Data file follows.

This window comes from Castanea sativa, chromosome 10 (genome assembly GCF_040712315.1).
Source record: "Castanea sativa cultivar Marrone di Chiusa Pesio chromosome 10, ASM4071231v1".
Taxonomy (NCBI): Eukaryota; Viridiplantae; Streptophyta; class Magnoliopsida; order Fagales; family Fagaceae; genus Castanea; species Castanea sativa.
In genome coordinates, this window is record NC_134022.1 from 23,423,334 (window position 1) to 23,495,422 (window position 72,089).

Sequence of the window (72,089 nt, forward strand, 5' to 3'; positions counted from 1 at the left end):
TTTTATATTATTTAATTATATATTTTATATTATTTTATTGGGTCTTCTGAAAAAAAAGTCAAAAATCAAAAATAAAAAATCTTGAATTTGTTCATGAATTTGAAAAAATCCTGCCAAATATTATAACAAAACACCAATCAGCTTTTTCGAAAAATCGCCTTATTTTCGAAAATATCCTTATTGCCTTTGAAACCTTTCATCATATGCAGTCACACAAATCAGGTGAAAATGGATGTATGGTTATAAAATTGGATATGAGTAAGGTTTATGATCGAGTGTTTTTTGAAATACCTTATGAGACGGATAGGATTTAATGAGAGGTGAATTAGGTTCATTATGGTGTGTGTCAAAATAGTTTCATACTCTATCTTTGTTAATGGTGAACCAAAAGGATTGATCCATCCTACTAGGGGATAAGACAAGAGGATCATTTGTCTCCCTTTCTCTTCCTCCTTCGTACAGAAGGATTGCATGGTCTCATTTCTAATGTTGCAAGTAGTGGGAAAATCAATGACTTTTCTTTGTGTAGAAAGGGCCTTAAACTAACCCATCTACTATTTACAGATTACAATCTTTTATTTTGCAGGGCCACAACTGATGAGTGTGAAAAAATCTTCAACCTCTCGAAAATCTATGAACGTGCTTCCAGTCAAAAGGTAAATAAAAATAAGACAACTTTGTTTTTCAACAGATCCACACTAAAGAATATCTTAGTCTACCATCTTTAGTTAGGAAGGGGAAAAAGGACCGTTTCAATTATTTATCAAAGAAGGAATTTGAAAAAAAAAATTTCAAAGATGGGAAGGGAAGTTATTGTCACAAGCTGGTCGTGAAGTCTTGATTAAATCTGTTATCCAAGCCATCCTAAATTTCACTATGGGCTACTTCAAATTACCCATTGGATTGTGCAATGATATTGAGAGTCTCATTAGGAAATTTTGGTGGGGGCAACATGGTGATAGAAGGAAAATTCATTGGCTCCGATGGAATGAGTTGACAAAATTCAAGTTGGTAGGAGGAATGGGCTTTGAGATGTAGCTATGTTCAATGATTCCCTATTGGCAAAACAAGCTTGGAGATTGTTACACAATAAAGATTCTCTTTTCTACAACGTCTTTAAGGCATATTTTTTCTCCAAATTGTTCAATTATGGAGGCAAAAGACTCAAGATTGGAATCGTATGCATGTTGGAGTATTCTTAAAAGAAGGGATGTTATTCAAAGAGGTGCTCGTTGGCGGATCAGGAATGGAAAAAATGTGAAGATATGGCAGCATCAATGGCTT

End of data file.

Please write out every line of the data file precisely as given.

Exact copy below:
This window comes from Castanea sativa, chromosome 10 (genome assembly GCF_040712315.1).
Source record: "Castanea sativa cultivar Marrone di Chiusa Pesio chromosome 10, ASM4071231v1".
Taxonomy (NCBI): Eukaryota; Viridiplantae; Streptophyta; class Magnoliopsida; order Fagales; family Fagaceae; genus Castanea; species Castanea sativa.
In genome coordinates, this window is record NC_134022.1 from 23,423,334 (window position 1) to 23,495,422 (window position 72,089).

Sequence of the window (72,089 nt, forward strand, 5' to 3'; positions counted from 1 at the left end):
TTTTATATTATTTAATTATATATTTTATATTATTTTATTGGGTCTTCTGAAAAAAAAGTCAAAAATCAAAAATAAAAAATCTTGAATTTGTTCATGAATTTGAAAAAATCCTGCCAAATATTATAACAAAACACCAATCAGCTTTTTCGAAAAATCGCCTTATTTTCGAAAATATCCTTATTGCCTTTGAAACCTTTCATCATATGCAGTCACACAAATCAGGTGAAAATGGATGTATGGTTATAAAATTGGATATGAGTAAGGTTTATGATCGAGTGTTTTTTGAAATACCTTATGAGACGGATAGGATTTAATGAGAGGTGAATTAGGTTCATTATGGTGTGTGTCAAAATAGTTTCATACTCTATCTTTGTTAATGGTGAACCAAAAGGATTGATCCATCCTACTAGGGGATAAGACAAGAGGATCATTTGTCTCCCTTTCTCTTCCTCCTTCGTACAGAAGGATTGCATGGTCTCATTTCTAATGTTGCAAGTAGTGGGAAAATCAATGACTTTTCTTTGTGTAGAAAGGGCCTTAAACTAACCCATCTACTATTTACAGATTACAATCTTTTATTTTGCAGGGCCACAACTGATGAGTGTGAAAAAATCTTCAACCTCTCGAAAATCTATGAACGTGCTTCCAGTCAAAAGGTAAATAAAAATAAGACAACTTTGTTTTTCAACAGATCCACACTAAAGAATATCTTAGTCTACCATCTTTAGTTAGGAAGGGGAAAAAGGACCGTTTCAATTATTTATCAAAGAAGGAATTTGAAAAAAAAAATTTCAAAGATGGGAAGGGAAGTTATTGTCACAAGCTGGTCGTGAAGTCTTGATTAAATCTGTTATCCAAGCCATCCTAAATTTCACTATGGGCTACTTCAAATTACCCATTGGATTGTGCAATGATATTGAGAGTCTCATTAGGAAATTTTGGTGGGGGCAACATGGTGATAGAAGGAAAATTCATTGGCTCCGATGGAATGAGTTGACAAAATTCAAGTTGGTAGGAGGAATGGGCTTTGAGATGTAGCTATGTTCAATGATTCCCTATTGGCAAAACAAGCTTGGAGATTGTTACACAATAAAGATTCTCTTTTCTACAACGTCTTTAAGGCATATTTTTTCTCCAAATTGTTCAATTATGGAGGCAAAAGACTCAAGATTGGAATCGTATGCATGTTGGAGTATTCTTAAAAGAAGGGATGTTATTCAAAGAGGTGCTCGTTGGCGGATCAGGAATGGAAAAAATGTGAAGATATGGCAGCATCAATGGCTT